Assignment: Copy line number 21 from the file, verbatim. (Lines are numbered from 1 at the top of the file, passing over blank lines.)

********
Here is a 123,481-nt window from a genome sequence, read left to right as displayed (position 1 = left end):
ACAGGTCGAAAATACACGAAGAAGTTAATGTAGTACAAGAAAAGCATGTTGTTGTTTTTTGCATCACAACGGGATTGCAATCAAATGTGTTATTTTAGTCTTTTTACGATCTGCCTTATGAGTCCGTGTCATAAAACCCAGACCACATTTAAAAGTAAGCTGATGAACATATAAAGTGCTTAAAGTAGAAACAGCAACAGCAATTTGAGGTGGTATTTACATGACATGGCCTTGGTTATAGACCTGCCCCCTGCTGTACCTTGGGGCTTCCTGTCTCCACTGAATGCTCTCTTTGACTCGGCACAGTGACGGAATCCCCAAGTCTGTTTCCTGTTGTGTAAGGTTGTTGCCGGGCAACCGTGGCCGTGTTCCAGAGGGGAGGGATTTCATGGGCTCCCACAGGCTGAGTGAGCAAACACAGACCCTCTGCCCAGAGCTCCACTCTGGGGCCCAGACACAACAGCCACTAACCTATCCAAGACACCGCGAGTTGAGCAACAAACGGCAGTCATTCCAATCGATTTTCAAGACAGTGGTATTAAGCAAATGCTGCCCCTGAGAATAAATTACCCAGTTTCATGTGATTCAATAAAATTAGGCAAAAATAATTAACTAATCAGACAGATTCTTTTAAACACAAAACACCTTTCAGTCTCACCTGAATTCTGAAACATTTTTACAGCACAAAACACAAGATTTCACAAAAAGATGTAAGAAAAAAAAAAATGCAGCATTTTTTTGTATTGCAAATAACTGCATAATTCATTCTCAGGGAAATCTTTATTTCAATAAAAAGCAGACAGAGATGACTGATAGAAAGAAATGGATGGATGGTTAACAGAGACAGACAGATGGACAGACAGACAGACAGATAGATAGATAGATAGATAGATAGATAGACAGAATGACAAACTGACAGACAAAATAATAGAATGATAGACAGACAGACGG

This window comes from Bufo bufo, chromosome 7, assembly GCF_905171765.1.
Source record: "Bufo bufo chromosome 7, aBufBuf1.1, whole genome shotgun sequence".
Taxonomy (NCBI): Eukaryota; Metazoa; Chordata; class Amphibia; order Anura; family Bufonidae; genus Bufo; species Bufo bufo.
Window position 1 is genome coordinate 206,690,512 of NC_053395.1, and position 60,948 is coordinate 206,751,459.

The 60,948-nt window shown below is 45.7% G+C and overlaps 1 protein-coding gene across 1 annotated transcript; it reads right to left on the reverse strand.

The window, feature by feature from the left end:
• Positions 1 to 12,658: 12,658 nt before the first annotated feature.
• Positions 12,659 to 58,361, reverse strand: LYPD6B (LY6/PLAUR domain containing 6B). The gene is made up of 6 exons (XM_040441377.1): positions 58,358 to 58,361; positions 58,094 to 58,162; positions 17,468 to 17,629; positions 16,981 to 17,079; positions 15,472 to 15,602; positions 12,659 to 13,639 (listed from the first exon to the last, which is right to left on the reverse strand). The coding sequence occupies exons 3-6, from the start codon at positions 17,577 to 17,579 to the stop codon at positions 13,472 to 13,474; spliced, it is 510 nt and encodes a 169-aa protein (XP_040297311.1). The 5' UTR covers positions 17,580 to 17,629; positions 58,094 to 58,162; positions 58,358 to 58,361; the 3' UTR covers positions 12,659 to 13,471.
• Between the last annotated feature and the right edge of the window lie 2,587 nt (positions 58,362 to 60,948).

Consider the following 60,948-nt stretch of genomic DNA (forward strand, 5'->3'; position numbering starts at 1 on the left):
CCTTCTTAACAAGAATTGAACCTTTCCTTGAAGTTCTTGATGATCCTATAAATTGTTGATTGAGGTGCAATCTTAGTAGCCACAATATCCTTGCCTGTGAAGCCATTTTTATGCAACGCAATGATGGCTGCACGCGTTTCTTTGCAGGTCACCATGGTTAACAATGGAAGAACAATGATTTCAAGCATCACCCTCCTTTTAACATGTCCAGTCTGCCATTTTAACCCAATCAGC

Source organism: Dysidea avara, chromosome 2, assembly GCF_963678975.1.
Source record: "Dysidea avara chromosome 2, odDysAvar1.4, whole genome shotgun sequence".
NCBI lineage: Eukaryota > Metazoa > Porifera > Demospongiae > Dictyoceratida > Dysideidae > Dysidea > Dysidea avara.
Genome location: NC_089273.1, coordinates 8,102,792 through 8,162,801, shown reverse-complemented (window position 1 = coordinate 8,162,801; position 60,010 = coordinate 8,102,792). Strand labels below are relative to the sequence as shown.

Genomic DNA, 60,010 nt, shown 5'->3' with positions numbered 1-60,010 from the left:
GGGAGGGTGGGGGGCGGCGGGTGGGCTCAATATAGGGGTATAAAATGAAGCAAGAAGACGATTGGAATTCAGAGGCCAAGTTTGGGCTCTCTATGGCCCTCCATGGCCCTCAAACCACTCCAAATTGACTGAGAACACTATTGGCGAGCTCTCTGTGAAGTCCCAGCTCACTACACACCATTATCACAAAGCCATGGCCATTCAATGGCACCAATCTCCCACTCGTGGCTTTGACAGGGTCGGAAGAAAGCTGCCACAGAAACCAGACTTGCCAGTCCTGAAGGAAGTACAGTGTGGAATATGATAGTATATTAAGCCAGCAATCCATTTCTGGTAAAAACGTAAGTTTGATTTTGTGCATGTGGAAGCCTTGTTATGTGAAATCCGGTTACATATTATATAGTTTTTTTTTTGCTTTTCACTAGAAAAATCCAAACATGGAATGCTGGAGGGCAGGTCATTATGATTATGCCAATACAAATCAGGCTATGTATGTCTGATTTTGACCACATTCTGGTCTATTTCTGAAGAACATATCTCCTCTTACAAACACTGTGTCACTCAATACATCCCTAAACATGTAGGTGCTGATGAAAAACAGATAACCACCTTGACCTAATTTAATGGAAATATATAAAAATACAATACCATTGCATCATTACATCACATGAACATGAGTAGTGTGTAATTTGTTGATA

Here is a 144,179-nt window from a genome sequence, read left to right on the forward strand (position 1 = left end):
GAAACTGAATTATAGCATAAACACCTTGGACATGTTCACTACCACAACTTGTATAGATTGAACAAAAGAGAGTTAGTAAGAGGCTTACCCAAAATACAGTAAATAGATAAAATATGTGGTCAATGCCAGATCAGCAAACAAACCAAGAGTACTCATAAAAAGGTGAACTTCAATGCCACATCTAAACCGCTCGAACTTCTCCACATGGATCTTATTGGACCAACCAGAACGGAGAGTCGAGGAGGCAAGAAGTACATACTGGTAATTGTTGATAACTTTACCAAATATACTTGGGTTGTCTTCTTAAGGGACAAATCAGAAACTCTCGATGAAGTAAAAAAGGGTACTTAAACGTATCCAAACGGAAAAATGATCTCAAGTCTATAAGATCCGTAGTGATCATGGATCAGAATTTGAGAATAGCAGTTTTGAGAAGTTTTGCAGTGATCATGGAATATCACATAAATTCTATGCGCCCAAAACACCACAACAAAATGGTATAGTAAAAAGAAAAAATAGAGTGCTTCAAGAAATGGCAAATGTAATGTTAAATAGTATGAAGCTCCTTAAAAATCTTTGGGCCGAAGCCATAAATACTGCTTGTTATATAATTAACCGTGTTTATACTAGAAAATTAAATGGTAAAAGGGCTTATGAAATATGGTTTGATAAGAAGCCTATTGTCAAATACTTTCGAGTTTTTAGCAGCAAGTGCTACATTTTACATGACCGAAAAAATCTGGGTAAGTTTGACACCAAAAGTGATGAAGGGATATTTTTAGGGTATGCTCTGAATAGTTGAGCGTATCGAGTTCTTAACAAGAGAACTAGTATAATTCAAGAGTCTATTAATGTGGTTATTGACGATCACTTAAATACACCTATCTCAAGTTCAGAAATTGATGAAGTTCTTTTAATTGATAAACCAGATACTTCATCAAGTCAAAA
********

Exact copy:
GAAACTGAATTATAGCATAAACACCTTGGACATGTTCACTACCACAACTTGTATAGATTGAACAAAAGAGAGTTAGTAAGAGGCTTACCCAAAATACAGTAAATAGATAAAATATGTGGTCAATGCCAGATCAGCAAACAAACCAAGAGTACTCATAAAAAGGTGAACTTCAATGCCACATCTAAACCGCTCGAACTTCTCCACATGGATCTTATTGGACCAACCAGAACGGAGAGTCGAGGAGGCAAGAAGTACATACTGGTAATTGTTGATAACTTTACCAAATATACTTGGGTTGTCTTCTTAAGGGACAAATCAGAAACTCTCGATGAAGTAAAAAAGGGTACTTAAACGTATCCAAACGGAAAAATGATCTCAAGTCTATAAGATCCGTAGTGATCATGGATCAGAATTTGAGAATAGCAGTTTTGAGAAGTTTTGCAGTGATCATGGAATATCACATAAATTCTATGCGCCCAAAACACCACAACAAAATGGTATAGTAAAAAGAAAAAATAGAGTGCTTCAAGAAATGGCAAATGTAATGTTAAATAGTATGAAGCTCCTTAAAAATCTTTGGGCCGAAGCCATAAATACTGCTTGTTATATAATTAACCGTGTTTATACTAGAAAATTAAATGGTAAAAGGGCTTATGAAATATGGTTTGATAAGAAGCCTATTGTCAAATACTTTCGAGTTTTTAGCAGCAAGTGCTACATTTTACATGACCGAAAAAATCTGGGTAAGTTTGACACCAAAAGTGATGAAGGGATATTTTTAGGGTATGCTCTGAATAGTTGAGCGTATCGAGTTCTTAACAAGAGAACTAGTATAATTCAAGAGTCTATTAATGTGGTTATTGACGATCACTTAAATACACCTATCTCAAGTTCAGAAATTGATGAAGTTCTTTTAATTGATAAACCAGATACTTCATCAAGTCAAAA